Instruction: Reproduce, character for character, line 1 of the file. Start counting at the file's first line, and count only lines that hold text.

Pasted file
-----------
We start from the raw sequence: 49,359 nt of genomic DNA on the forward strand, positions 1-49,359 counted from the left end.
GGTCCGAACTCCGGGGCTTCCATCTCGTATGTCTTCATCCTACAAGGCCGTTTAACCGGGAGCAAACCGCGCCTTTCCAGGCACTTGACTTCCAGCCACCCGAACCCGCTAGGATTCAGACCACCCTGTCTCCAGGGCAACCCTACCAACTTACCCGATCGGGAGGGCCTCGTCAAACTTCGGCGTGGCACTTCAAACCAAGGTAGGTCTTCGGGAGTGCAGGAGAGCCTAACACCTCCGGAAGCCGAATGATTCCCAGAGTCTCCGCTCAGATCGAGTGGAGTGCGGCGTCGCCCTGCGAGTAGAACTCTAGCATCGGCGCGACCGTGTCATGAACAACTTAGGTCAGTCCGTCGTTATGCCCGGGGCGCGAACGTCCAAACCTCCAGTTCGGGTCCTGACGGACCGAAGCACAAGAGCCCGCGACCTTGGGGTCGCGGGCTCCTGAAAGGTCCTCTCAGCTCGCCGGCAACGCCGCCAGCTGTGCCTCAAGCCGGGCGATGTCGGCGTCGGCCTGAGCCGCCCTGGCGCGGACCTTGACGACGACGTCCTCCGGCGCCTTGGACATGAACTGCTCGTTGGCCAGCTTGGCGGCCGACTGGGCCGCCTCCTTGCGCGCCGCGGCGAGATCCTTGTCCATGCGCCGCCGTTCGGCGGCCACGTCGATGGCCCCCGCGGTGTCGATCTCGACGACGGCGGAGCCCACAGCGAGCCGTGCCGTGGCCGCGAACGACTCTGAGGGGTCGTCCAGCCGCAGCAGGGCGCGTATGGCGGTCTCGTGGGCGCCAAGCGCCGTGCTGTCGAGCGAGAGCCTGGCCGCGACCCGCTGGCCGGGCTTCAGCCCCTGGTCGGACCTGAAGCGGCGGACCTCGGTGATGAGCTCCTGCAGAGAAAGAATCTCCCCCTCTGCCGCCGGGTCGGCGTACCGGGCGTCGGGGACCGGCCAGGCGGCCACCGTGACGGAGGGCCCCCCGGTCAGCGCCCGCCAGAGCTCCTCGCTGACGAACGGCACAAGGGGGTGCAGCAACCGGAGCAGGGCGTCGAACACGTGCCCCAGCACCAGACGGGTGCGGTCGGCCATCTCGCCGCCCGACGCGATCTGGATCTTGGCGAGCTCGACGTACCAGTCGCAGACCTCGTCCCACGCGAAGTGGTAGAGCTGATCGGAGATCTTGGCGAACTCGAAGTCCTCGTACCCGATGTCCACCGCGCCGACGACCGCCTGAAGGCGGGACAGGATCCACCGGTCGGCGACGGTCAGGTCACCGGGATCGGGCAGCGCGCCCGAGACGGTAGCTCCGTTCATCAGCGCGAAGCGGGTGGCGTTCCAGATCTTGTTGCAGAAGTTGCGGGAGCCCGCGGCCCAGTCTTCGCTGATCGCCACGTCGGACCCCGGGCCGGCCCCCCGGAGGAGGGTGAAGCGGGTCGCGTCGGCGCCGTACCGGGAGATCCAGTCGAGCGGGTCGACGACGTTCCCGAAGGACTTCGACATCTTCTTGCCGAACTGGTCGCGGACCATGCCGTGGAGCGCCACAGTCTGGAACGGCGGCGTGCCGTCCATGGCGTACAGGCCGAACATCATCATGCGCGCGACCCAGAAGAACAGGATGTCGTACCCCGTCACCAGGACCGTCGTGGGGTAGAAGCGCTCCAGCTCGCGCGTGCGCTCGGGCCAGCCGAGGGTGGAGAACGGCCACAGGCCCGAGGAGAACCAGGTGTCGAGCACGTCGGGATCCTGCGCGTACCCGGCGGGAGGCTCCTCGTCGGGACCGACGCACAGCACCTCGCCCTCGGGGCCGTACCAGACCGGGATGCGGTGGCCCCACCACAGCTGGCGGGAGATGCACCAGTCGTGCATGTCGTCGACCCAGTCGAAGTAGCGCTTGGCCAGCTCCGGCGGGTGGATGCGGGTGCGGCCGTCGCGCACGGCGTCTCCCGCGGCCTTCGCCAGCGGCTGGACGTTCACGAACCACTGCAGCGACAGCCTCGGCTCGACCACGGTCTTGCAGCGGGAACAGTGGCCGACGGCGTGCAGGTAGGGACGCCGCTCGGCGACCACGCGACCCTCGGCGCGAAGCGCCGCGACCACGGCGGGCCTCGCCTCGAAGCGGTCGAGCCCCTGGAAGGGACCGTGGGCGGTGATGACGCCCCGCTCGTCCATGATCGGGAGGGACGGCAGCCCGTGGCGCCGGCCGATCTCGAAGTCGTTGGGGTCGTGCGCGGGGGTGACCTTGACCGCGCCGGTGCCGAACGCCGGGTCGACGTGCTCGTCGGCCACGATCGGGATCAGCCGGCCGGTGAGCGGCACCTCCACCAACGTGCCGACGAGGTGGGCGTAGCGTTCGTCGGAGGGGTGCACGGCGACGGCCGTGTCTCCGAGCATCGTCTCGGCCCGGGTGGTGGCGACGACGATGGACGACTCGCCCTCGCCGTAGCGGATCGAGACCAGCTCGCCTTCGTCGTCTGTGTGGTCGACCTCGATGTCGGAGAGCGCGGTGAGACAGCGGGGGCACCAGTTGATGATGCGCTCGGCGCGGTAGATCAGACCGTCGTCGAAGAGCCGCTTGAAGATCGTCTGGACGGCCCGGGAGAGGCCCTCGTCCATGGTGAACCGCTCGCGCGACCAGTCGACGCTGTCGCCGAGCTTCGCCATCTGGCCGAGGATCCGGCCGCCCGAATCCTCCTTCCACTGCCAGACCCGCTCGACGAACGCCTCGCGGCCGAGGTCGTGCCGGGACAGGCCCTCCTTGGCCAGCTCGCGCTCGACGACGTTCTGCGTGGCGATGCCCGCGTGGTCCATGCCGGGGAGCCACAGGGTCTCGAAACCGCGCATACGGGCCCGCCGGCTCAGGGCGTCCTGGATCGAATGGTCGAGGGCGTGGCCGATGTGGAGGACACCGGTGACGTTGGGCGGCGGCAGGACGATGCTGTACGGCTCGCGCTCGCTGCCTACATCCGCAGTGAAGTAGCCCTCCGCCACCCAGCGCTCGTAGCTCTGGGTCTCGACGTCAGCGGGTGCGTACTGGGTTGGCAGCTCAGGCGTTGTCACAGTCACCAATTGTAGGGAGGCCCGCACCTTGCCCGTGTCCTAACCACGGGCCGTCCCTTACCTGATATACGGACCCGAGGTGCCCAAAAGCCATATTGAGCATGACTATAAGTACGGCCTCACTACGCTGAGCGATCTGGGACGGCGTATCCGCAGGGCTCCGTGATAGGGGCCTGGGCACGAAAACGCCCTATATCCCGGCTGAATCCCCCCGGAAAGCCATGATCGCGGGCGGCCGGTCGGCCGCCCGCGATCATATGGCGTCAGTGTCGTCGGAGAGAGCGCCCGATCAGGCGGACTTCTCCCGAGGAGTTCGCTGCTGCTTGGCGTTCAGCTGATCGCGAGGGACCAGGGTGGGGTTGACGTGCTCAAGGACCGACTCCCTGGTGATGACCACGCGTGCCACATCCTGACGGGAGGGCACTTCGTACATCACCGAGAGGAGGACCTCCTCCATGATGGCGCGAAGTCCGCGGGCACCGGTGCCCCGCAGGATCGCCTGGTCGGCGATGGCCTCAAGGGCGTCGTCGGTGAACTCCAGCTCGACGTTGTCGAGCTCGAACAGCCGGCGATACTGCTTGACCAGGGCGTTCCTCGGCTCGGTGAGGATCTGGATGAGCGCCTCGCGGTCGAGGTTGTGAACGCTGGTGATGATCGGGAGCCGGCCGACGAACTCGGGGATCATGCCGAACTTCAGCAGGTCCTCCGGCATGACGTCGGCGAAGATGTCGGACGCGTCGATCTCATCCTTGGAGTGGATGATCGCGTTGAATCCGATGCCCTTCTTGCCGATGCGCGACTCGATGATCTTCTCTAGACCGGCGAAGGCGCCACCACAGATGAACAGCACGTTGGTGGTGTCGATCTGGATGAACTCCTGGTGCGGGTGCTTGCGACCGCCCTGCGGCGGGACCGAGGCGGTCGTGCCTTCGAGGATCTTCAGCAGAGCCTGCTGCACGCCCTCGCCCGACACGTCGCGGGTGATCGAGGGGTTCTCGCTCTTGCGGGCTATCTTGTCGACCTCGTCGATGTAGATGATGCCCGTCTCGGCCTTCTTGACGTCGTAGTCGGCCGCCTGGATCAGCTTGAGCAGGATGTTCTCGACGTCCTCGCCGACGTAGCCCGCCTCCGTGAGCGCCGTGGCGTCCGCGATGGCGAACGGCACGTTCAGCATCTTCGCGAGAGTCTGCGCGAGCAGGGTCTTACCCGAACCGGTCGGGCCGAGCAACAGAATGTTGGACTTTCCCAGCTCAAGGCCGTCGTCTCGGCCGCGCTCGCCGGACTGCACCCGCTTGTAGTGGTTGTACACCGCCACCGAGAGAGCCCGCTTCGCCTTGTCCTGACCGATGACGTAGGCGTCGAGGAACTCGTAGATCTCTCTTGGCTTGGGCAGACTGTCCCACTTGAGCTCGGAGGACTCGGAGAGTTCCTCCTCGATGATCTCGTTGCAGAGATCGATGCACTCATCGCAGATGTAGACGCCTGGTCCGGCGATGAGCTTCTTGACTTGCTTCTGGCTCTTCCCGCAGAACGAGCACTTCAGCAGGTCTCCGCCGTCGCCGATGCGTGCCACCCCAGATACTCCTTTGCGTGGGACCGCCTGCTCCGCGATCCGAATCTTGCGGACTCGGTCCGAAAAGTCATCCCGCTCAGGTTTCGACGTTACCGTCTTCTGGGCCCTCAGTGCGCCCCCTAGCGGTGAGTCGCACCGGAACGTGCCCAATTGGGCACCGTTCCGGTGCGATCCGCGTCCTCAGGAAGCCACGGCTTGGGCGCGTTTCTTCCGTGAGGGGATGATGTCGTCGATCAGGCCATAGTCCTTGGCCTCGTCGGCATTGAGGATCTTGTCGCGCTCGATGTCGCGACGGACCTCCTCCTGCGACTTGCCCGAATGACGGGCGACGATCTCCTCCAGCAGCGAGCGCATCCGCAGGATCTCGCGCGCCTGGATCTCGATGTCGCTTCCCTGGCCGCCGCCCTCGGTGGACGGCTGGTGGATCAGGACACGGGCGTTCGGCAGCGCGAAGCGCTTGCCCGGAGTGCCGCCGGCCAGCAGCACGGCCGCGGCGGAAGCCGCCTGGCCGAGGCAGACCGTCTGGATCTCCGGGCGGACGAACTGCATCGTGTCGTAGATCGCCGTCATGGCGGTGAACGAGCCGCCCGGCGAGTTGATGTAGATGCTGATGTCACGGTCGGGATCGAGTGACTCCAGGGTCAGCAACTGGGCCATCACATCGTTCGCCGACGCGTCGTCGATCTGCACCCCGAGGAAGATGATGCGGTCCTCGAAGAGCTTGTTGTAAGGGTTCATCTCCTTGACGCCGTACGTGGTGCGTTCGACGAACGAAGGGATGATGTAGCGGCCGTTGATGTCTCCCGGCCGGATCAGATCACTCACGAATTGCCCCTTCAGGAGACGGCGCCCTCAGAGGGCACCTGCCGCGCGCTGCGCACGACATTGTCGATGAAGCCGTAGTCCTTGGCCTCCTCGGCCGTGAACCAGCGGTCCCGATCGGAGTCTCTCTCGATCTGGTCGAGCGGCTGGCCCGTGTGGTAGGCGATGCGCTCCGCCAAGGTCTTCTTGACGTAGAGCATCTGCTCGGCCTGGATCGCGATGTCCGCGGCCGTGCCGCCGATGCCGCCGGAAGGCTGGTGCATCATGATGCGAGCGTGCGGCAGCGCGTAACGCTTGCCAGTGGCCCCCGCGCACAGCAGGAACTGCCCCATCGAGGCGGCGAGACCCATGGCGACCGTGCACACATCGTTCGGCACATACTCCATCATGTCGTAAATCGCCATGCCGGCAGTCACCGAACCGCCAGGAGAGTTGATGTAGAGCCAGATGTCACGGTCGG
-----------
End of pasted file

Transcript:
We start from the raw sequence: 49,359 nt of genomic DNA on the forward strand, positions 1-49,359 counted from the left end.